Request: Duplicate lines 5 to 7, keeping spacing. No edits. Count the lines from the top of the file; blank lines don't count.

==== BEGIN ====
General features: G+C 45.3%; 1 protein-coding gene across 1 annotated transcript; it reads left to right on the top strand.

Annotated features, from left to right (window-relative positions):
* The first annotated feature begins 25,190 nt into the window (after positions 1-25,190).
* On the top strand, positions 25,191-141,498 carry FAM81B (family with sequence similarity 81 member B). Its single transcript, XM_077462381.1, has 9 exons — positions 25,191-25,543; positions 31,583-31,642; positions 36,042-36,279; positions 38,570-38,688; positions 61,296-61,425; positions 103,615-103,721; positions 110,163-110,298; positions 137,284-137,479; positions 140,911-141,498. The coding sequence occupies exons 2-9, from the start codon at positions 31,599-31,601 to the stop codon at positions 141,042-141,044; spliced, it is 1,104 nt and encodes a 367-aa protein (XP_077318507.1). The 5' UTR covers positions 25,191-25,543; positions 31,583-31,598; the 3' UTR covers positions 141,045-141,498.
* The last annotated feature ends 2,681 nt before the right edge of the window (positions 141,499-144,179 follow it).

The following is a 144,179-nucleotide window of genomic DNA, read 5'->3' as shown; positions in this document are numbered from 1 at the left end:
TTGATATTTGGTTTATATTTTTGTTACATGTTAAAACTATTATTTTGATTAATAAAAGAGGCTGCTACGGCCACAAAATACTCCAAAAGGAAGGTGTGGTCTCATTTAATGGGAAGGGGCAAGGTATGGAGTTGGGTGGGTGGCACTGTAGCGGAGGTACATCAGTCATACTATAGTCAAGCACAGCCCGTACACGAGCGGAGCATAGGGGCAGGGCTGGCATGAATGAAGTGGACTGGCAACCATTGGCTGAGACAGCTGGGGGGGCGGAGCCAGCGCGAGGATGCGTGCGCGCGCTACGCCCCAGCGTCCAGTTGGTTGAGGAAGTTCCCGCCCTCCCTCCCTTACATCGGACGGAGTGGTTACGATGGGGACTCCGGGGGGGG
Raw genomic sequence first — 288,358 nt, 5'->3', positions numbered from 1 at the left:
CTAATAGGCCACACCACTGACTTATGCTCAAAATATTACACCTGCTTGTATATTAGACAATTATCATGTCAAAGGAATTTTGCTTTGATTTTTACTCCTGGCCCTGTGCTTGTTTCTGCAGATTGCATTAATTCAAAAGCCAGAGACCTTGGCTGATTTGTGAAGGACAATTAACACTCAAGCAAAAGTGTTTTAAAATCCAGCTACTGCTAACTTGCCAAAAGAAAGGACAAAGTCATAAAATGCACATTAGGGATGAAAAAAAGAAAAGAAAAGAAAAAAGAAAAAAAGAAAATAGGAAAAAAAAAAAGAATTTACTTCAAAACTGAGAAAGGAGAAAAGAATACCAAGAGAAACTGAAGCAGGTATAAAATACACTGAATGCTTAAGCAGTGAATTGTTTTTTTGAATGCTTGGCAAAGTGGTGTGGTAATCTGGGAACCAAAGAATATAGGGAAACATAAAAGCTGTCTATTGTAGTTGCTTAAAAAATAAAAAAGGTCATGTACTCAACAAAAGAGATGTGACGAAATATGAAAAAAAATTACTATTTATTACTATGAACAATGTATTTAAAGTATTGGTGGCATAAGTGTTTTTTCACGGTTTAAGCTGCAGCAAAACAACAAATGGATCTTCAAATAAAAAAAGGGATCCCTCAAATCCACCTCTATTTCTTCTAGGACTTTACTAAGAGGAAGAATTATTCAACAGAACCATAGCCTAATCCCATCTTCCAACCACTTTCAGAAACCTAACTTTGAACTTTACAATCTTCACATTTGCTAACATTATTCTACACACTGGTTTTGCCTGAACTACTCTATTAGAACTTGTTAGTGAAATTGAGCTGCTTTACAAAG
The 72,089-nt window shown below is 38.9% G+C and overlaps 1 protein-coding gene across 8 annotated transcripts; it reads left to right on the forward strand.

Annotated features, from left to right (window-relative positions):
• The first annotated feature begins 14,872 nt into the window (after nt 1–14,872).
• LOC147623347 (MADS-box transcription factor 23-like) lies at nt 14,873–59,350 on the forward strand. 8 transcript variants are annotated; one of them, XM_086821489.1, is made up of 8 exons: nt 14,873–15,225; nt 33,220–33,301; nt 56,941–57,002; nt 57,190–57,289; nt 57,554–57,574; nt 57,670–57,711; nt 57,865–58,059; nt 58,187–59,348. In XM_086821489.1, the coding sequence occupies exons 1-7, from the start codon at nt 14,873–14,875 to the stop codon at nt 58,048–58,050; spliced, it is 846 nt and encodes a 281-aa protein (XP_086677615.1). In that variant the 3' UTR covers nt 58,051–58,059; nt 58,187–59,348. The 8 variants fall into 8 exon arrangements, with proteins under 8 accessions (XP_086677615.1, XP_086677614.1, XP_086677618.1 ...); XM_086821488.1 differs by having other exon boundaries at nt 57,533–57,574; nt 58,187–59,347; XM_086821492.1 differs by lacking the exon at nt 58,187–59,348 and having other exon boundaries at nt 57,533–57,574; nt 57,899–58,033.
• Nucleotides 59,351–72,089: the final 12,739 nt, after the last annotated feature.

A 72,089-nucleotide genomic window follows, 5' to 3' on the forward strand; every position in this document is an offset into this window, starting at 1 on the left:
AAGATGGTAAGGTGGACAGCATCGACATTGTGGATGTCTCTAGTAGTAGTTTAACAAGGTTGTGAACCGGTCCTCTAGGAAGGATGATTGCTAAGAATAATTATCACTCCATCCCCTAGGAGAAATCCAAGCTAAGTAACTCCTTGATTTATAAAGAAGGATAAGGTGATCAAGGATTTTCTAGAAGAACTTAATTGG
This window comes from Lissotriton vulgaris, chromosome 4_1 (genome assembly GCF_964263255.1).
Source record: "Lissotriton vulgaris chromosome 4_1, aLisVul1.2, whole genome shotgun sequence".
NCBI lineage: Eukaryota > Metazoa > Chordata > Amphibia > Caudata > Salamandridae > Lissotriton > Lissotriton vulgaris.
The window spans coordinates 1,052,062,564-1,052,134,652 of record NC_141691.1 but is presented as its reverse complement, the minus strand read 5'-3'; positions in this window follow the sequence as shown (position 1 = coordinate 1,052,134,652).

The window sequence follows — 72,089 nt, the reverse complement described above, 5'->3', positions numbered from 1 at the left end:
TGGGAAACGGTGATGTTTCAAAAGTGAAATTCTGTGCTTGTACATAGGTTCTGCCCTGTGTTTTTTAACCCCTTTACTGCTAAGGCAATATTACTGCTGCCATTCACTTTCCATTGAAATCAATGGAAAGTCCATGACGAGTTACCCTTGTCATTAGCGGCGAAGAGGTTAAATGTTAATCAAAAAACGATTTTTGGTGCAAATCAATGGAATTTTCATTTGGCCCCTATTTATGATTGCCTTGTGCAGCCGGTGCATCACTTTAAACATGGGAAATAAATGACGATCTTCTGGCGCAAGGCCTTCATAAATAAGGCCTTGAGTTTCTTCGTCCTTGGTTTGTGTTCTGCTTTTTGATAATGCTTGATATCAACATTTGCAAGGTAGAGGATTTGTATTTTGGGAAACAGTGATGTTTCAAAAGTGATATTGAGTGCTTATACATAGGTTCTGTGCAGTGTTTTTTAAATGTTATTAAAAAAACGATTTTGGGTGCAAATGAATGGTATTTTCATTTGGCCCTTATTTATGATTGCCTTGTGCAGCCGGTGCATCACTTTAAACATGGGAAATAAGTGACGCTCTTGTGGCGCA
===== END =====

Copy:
* The last annotated feature ends 2,681 nt before the right edge of the window (positions 141,499-144,179 follow it).

The following is a 144,179-nucleotide window of genomic DNA, read 5'->3' as shown; positions in this document are numbered from 1 at the left end:
TTGATATTTGGTTTATATTTTTGTTACATGTTAAAACTATTATTTTGATTAATAAAAGAGGCTGCTACGGCCACAAAATACTCCAAAAGGAAGGTGTGGTCTCATTTAATGGGAAGGGGCAAGGTATGGAGTTGGGTGGGTGGCACTGTAGCGGAGGTACATCAGTCATACTATAGTCAAGCACAGCCCGTACACGAGCGGAGCATAGGGGCAGGGCTGGCATGAATGAAGTGGACTGGCAACCATTGGCTGAGACAGCTGGGGGGGCGGAGCCAGCGCGAGGATGCGTGCGCGCGCTACGCCCCAGCGTCCAGTTGGTTGAGGAAGTTCCCGCCCTCCCTCCCTTACATCGGACGGAGTGGTTACGATGGGGACTCCGGGGGGGG